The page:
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Thanks Dickand Lois for the web sites. I guess I will have to add brakes to my dolly just to be safe.

Cecil

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The lists cited are a good source but beware thare may be errors in them; for example the Towing World list says that North carolina has no requiremants on towing autos - is completely untrue as NC Law is; (as quoted in the Brake Buddy list):

North Carolina

Every semitrailer, trailer, or separate vehicle attached by a drawbar or coupling to a towing vehicle of at least 4,000 lbs, and every house trailer weighing at least 1,000 lbs, shall be equipped with brake controlled or operated by the driver of the towing vehicle.

BTW I have sent a email to Towing World several time but they have not corrected their chart

Michican and Texas are also listed as "no requirements" and I belive that it is not correct.

phespe

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Went ahead and ordered a kit to put surge brakes on dolly. Good looking kit but did not match the bearings I had on my dolly. Having local machine shop cut out .100 thousands so I can use proper bearing and seal on them. Petty much a easy job if you are handy with tools.

Cecil

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U-Haul rents car tow dolly's in all 50 states that do NOT have brakes. Dollies requiring brakes are for larger vehicles, as some have said above. That's why U-Haul tells you that you may not tow a pickup on their tow dollies. They also do not have serge brakes on their smaller single axle trailers. Only their larger 1 & 2 axle trailers. It's a weight issue. I would go into your local Motor Vehicles office and ask them. Buy a copy of your states vehicle code. We get them for $5 in California, they are interesting reading.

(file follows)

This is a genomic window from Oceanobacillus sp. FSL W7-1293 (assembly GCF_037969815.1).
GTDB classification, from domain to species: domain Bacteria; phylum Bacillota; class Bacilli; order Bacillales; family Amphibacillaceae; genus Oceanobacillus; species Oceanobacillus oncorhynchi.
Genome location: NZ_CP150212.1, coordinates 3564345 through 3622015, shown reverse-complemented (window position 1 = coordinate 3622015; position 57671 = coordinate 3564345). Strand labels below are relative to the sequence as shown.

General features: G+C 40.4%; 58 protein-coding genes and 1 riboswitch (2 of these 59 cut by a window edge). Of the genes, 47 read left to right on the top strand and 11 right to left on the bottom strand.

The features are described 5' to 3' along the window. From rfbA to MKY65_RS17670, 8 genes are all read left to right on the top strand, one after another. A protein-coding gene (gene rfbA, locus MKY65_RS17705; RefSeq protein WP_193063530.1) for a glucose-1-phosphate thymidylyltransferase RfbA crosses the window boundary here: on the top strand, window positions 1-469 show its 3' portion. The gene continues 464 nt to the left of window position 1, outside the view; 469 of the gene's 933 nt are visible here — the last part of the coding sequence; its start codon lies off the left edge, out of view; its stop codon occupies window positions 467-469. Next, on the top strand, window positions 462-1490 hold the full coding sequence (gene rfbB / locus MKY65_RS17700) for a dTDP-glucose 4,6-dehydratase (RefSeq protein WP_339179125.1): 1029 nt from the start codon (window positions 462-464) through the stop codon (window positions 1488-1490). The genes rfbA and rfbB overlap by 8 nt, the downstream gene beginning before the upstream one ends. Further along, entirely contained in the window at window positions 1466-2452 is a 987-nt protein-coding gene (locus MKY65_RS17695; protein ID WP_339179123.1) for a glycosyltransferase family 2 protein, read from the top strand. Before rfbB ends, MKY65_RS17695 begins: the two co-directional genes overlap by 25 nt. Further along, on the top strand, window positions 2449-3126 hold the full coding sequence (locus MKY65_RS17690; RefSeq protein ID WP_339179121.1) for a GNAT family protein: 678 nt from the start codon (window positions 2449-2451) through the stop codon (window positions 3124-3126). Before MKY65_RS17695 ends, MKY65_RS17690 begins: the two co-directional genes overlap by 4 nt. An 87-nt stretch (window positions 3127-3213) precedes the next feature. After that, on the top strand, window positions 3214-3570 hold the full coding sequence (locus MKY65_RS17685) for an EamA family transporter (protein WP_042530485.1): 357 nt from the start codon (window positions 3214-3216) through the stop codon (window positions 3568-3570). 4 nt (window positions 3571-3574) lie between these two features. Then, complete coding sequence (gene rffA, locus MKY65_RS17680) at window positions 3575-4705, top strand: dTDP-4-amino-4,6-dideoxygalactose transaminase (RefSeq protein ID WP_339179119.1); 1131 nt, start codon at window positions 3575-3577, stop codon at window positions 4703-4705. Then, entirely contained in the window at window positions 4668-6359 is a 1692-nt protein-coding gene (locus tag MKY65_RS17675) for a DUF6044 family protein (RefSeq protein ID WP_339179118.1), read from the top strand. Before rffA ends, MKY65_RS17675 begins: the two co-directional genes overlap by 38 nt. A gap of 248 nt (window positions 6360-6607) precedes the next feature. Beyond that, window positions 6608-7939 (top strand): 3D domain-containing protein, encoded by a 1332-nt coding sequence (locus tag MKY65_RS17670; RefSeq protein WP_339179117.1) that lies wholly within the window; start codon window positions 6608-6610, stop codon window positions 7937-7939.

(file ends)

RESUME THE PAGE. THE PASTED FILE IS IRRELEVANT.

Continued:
As for license plates, I have a 5X7 Utah trailer that does not require plates in Utah. I tow it behind my California pickup. I've only been asked once by a CHP where the plates were while I was in a rest area. I said it's a Utah trailer and he drove away without asking for the paper work. State troopers and Highway Patrol with any experience is going to know the states that do not require plates on smaller trailers. They will see your rigs plate and not give it a secont thought.

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Have the brake kit on the trailer. Not a big problem to put on. Did have to have the drums turned to fit the bearings that I had on the dolly (.100 thousand). but the machine shop only charged $20 dollars to do that. Now if I need them, I have them and do not have to worry if I will get stopped. Also I figured if I was in a accident and was in a state that required brakes there would be less problems too.

I have just under $425 plus about 3 hours labor in the brakes, just good insurance for me. Electric would have been cheaper but I have them for my farm pickup truck and not real happy with them.

Cecil